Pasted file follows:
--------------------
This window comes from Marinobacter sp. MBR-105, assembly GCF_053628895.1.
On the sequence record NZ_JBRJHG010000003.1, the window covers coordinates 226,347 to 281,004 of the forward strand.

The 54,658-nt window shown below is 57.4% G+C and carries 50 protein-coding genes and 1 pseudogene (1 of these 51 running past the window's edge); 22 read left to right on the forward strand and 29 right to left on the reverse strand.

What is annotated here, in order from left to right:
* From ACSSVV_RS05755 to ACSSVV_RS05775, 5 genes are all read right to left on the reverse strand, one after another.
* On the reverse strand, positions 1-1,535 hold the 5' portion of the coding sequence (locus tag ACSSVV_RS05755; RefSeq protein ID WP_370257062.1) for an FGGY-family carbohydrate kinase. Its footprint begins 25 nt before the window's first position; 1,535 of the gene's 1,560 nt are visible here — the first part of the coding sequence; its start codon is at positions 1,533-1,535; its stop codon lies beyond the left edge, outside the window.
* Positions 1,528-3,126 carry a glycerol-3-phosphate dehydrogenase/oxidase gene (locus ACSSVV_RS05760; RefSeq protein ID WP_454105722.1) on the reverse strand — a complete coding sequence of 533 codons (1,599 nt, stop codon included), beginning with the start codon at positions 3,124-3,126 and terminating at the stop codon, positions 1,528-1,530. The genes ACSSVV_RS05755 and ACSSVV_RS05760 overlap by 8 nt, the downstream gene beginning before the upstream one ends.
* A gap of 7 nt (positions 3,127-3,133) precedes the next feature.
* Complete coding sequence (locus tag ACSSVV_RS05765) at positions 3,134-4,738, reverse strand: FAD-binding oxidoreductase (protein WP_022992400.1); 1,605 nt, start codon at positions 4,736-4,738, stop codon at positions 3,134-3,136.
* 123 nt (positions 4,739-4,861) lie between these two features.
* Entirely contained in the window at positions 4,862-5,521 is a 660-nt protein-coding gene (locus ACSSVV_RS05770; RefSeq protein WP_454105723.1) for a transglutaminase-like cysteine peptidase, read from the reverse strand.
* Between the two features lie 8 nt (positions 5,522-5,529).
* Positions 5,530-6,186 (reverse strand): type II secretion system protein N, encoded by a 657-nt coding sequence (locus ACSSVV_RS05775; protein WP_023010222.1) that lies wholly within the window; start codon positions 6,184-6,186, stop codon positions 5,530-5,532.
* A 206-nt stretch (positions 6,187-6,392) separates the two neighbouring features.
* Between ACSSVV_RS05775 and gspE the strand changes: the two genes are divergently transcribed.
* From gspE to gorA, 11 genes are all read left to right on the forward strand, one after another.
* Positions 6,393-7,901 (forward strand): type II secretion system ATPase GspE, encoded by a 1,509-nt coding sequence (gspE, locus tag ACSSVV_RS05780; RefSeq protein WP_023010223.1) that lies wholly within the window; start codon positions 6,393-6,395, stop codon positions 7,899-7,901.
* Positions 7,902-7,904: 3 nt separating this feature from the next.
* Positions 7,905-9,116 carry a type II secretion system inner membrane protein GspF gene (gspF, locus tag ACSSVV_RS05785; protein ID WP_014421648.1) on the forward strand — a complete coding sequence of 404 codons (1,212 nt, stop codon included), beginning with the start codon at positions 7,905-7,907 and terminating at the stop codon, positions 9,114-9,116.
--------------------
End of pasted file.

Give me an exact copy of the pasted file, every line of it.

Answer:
This window comes from Marinobacter sp. MBR-105, assembly GCF_053628895.1.
On the sequence record NZ_JBRJHG010000003.1, the window covers coordinates 226,347 to 281,004 of the forward strand.

The 54,658-nt window shown below is 57.4% G+C and carries 50 protein-coding genes and 1 pseudogene (1 of these 51 running past the window's edge); 22 read left to right on the forward strand and 29 right to left on the reverse strand.

What is annotated here, in order from left to right:
* From ACSSVV_RS05755 to ACSSVV_RS05775, 5 genes are all read right to left on the reverse strand, one after another.
* On the reverse strand, positions 1-1,535 hold the 5' portion of the coding sequence (locus tag ACSSVV_RS05755; RefSeq protein ID WP_370257062.1) for an FGGY-family carbohydrate kinase. Its footprint begins 25 nt before the window's first position; 1,535 of the gene's 1,560 nt are visible here — the first part of the coding sequence; its start codon is at positions 1,533-1,535; its stop codon lies beyond the left edge, outside the window.
* Positions 1,528-3,126 carry a glycerol-3-phosphate dehydrogenase/oxidase gene (locus ACSSVV_RS05760; RefSeq protein ID WP_454105722.1) on the reverse strand — a complete coding sequence of 533 codons (1,599 nt, stop codon included), beginning with the start codon at positions 3,124-3,126 and terminating at the stop codon, positions 1,528-1,530. The genes ACSSVV_RS05755 and ACSSVV_RS05760 overlap by 8 nt, the downstream gene beginning before the upstream one ends.
* A gap of 7 nt (positions 3,127-3,133) precedes the next feature.
* Complete coding sequence (locus tag ACSSVV_RS05765) at positions 3,134-4,738, reverse strand: FAD-binding oxidoreductase (protein WP_022992400.1); 1,605 nt, start codon at positions 4,736-4,738, stop codon at positions 3,134-3,136.
* 123 nt (positions 4,739-4,861) lie between these two features.
* Entirely contained in the window at positions 4,862-5,521 is a 660-nt protein-coding gene (locus ACSSVV_RS05770; RefSeq protein WP_454105723.1) for a transglutaminase-like cysteine peptidase, read from the reverse strand.
* Between the two features lie 8 nt (positions 5,522-5,529).
* Positions 5,530-6,186 (reverse strand): type II secretion system protein N, encoded by a 657-nt coding sequence (locus ACSSVV_RS05775; protein WP_023010222.1) that lies wholly within the window; start codon positions 6,184-6,186, stop codon positions 5,530-5,532.
* A 206-nt stretch (positions 6,187-6,392) separates the two neighbouring features.
* Between ACSSVV_RS05775 and gspE the strand changes: the two genes are divergently transcribed.
* From gspE to gorA, 11 genes are all read left to right on the forward strand, one after another.
* Positions 6,393-7,901 (forward strand): type II secretion system ATPase GspE, encoded by a 1,509-nt coding sequence (gspE, locus tag ACSSVV_RS05780; RefSeq protein WP_023010223.1) that lies wholly within the window; start codon positions 6,393-6,395, stop codon positions 7,899-7,901.
* Positions 7,902-7,904: 3 nt separating this feature from the next.
* Positions 7,905-9,116 carry a type II secretion system inner membrane protein GspF gene (gspF, locus tag ACSSVV_RS05785; protein ID WP_014421648.1) on the forward strand — a complete coding sequence of 404 codons (1,212 nt, stop codon included), beginning with the start codon at positions 7,905-7,907 and terminating at the stop codon, positions 9,114-9,116.